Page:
But even if it could, the second law of thermodynamics does not pass away. Still, you would have entropy, and that means, as you know, Colin, there is less—there’s—you know, there is a certain stated amount of usable energy at the beginning of the universe. And that amount is going down. Well, entropy is increasing, which means the amount of usable energy is not there anymore, it’s dissipating.

And that doesn’t go away because you have another Big Bang; it still is going away, and so ultimately that demonstrates, I think, as Cardinal Ratzinger points out in his book “In the Beginning,” that you have to trace it back to a beginning in time, and you cannot look to the material universe, then, as being eternal. It simply cannot be. That’s contrary to science.

So I do think the problem is, Colin, and I’d like to get your thought here, is that you can’t have a material thing being the first cause, because by nature material things have beginnings. Everything in the material universe that we know—in fact, Colin, this is a principle of science; whenever we look at a galaxy, a star, a planet, one of the first things scientists ask is, “Well, how old is it?” And “How can we demonstrate how old it is?” And scientists have lots of different ways of dating, and so we know that material things cannot be that first cause, because everything that we see in the universe has a cause, is caused by something else. Again, that’s a principle of science.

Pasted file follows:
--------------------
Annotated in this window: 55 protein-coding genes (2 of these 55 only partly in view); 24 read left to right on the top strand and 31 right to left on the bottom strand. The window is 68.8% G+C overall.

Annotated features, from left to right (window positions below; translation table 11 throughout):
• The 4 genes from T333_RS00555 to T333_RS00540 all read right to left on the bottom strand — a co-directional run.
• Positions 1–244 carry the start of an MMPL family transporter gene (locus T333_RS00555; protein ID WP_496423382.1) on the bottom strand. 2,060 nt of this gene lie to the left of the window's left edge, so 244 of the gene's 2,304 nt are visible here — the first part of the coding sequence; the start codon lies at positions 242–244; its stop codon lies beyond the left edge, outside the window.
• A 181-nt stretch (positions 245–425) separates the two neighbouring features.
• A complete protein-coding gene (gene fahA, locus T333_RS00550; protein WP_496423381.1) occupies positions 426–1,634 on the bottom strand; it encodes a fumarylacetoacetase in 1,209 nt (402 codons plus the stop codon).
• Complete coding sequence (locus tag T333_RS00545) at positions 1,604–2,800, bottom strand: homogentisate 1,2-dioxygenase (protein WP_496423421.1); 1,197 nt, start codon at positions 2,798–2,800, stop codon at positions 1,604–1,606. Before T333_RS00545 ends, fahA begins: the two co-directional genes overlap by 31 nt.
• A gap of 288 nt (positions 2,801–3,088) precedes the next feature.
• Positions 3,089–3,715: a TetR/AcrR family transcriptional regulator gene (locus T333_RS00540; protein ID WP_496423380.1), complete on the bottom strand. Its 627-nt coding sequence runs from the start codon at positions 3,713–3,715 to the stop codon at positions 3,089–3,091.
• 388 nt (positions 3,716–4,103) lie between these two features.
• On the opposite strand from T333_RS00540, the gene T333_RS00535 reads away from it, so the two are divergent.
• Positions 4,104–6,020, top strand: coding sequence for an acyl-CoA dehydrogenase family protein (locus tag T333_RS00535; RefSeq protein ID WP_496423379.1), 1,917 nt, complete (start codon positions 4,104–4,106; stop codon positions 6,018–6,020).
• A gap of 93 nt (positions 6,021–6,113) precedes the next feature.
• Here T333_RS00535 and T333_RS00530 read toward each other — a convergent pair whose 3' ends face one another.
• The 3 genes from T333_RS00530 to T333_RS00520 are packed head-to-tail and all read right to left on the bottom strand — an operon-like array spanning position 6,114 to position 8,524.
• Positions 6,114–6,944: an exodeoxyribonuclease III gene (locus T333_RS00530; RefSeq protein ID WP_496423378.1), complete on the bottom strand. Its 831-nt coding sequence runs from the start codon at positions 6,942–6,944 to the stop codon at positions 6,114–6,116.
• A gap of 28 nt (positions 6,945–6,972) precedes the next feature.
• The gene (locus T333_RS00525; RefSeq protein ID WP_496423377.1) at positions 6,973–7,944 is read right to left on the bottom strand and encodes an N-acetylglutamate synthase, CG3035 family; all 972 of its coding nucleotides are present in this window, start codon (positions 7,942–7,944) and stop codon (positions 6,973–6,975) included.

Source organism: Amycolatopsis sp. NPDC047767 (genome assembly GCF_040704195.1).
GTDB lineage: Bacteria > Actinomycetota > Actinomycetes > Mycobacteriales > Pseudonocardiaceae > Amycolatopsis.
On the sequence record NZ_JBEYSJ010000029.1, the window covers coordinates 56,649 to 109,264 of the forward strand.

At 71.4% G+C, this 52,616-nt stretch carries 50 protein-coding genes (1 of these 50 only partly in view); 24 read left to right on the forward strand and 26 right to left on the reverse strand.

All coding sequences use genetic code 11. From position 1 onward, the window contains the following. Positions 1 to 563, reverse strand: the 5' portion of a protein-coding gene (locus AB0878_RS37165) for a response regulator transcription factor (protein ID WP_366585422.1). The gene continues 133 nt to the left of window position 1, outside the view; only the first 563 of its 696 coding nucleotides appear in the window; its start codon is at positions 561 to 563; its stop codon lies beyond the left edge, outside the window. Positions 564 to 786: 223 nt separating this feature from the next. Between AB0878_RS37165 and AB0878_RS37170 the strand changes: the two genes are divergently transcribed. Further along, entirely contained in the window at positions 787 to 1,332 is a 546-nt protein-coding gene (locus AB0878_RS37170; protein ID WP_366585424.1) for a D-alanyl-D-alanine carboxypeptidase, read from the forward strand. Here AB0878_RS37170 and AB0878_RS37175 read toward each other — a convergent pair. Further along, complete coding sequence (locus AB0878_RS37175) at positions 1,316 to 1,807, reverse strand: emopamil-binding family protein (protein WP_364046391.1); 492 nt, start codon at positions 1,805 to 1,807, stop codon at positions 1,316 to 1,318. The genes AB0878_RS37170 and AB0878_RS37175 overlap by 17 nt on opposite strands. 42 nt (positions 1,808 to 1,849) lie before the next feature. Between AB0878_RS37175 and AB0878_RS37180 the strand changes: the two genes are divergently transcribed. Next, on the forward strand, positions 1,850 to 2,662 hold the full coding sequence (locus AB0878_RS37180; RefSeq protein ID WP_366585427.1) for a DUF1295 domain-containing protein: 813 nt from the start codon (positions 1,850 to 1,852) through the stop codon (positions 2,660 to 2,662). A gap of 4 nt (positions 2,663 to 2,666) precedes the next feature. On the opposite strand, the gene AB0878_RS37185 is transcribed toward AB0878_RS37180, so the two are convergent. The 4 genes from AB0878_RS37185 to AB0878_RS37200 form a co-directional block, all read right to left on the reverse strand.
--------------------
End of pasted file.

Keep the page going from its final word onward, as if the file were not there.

And so there must be, the argument goes, Colin, a first cause that itself was not caused. The universe is demonstrably caused. It cannot be eternal. And again, that’s scientific principles here. And so there must be a first cause that itself is not caused, and therefore would be the cause of all things and yet not caused. Now if it’s not caused, that means it is in fact eternal.

Now Colin, there are certain things we can know about that first cause, like namely: could never die; could never move from ignorance to knowledge. Why? Because in order to move from what Thomas Aquinas would call a potential to an actuality, or potency to act, you must be acted on by something else that already has that perfection. Well, the first cause could not have, by definition, any of those potencies. It must be—and I’m diverting here, Colin, into Thomas’ first proof—it must be pure actuality, or else it’s not the first cause. Pure act; that means it can’t move from potency to act, can’t move from ignorance to knowledge, can’t even move from here to there, because it’s impossible. Why? Because it’s already there.

So at any rate, Colin, I don’t know if I got to your second point, but are you following me?